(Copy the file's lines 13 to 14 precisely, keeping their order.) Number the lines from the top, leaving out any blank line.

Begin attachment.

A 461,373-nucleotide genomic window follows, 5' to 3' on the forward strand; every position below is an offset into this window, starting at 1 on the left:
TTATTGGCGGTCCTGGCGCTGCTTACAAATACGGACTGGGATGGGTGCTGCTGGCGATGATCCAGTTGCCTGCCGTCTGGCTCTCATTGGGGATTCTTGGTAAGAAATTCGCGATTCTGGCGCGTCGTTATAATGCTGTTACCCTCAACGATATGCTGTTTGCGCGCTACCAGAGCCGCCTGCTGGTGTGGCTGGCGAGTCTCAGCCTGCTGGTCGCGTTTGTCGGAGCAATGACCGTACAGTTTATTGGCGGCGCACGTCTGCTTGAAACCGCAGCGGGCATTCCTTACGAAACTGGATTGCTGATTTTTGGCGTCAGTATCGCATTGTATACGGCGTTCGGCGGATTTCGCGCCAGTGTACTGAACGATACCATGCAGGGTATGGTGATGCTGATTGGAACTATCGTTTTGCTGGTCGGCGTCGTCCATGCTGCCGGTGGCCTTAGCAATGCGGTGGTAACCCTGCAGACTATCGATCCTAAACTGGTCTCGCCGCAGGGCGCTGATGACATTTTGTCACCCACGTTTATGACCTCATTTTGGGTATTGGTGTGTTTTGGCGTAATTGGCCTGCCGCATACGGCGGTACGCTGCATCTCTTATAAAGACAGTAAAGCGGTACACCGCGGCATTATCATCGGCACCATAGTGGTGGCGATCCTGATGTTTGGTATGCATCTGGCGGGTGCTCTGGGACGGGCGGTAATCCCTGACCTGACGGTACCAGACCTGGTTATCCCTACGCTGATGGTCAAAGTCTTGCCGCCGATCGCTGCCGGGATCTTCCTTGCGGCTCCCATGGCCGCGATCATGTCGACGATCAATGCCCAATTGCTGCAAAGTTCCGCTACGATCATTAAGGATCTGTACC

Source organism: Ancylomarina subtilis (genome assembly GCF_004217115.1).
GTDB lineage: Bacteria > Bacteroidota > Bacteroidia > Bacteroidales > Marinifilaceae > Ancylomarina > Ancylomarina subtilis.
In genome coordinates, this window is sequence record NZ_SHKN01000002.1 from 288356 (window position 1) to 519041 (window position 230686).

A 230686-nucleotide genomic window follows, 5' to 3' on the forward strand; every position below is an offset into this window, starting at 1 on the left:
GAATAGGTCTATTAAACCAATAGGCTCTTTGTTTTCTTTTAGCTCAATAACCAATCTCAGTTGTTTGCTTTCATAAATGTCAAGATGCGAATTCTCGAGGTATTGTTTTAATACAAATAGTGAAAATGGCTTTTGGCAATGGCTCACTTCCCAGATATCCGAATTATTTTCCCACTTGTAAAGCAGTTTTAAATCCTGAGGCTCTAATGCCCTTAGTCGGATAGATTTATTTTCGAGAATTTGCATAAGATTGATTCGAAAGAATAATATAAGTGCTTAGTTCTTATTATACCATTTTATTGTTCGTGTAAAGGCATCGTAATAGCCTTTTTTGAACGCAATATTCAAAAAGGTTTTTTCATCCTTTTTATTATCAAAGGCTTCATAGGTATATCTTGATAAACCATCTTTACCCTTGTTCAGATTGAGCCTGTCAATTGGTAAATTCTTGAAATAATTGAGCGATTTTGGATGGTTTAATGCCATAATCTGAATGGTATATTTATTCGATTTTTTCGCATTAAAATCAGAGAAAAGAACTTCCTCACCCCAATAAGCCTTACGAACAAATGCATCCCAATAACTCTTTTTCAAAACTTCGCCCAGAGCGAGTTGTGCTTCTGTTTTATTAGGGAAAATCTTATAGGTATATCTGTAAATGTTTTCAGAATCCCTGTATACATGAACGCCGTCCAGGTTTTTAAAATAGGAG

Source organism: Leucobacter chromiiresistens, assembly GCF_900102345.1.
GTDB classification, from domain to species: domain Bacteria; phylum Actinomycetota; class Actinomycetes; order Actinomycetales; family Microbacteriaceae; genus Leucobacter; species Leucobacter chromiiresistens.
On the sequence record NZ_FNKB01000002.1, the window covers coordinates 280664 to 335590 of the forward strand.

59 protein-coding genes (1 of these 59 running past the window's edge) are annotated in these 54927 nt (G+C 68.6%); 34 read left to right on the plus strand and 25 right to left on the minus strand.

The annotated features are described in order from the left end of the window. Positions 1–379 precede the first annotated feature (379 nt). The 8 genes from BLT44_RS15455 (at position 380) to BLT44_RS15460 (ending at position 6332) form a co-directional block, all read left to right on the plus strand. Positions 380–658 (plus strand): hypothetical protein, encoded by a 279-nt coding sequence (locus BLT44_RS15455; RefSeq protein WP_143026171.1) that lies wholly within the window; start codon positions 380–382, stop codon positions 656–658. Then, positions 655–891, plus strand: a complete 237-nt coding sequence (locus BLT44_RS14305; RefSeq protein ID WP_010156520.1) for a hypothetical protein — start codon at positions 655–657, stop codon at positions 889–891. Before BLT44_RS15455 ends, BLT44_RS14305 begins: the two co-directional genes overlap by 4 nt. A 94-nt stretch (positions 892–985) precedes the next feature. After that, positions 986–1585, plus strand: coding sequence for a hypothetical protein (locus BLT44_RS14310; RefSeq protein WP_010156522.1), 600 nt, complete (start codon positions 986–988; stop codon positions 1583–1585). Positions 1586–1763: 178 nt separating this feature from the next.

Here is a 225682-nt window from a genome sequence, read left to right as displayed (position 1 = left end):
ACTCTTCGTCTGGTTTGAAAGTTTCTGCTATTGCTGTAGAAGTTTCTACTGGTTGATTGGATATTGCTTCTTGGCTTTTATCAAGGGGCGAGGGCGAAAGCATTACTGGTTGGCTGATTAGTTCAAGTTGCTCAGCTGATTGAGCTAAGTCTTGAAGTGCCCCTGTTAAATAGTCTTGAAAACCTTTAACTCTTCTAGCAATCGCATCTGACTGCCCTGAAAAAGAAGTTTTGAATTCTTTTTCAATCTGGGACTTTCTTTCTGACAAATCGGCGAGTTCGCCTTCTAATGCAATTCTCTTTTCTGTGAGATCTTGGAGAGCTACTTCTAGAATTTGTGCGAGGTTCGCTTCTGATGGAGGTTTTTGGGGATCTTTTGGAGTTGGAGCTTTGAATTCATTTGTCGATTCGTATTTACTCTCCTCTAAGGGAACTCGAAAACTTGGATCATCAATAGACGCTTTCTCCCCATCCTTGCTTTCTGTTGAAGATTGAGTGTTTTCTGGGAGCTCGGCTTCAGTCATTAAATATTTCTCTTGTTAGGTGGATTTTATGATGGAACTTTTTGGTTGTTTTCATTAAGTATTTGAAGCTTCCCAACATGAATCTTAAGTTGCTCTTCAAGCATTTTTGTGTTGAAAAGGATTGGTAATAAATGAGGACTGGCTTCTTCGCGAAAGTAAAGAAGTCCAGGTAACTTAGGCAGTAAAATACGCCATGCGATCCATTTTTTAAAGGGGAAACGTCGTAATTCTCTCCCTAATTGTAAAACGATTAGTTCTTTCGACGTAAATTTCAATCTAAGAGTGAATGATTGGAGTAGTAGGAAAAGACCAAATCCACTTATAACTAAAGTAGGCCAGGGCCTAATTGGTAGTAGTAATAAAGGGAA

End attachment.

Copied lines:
Here is a 225682-nt window from a genome sequence, read left to right as displayed (position 1 = left end):
ACTCTTCGTCTGGTTTGAAAGTTTCTGCTATTGCTGTAGAAGTTTCTACTGGTTGATTGGATATTGCTTCTTGGCTTTTATCAAGGGGCGAGGGCGAAAGCATTACTGGTTGGCTGATTAGTTCAAGTTGCTCAGCTGATTGAGCTAAGTCTTGAAGTGCCCCTGTTAAATAGTCTTGAAAACCTTTAACTCTTCTAGCAATCGCATCTGACTGCCCTGAAAAAGAAGTTTTGAATTCTTTTTCAATCTGGGACTTTCTTTCTGACAAATCGGCGAGTTCGCCTTCTAATGCAATTCTCTTTTCTGTGAGATCTTGGAGAGCTACTTCTAGAATTTGTGCGAGGTTCGCTTCTGATGGAGGTTTTTGGGGATCTTTTGGAGTTGGAGCTTTGAATTCATTTGTCGATTCGTATTTACTCTCCTCTAAGGGAACTCGAAAACTTGGATCATCAATAGACGCTTTCTCCCCATCCTTGCTTTCTGTTGAAGATTGAGTGTTTTCTGGGAGCTCGGCTTCAGTCATTAAATATTTCTCTTGTTAGGTGGATTTTATGATGGAACTTTTTGGTTGTTTTCATTAAGTATTTGAAGCTTCCCAACATGAATCTTAAGTTGCTCTTCAAGCATTTTTGTGTTGAAAAGGATTGGTAATAAATGAGGACTGGCTTCTTCGCGAAAGTAAAGAAGTCCAGGTAACTTAGGCAGTAAAATACGCCATGCGATCCATTTTTTAAAGGGGAAACGTCGTAATTCTCTCCCTAATTGTAAAACGATTAGTTCTTTCGACGTAAATTTCAATCTAAGAGTGAATGATTGGAGTAGTAGGAAAAGACCAAATCCACTTATAACTAAAGTAGGCCAGGGCCTAATTGGTAGTAGTAATAAAGGGAA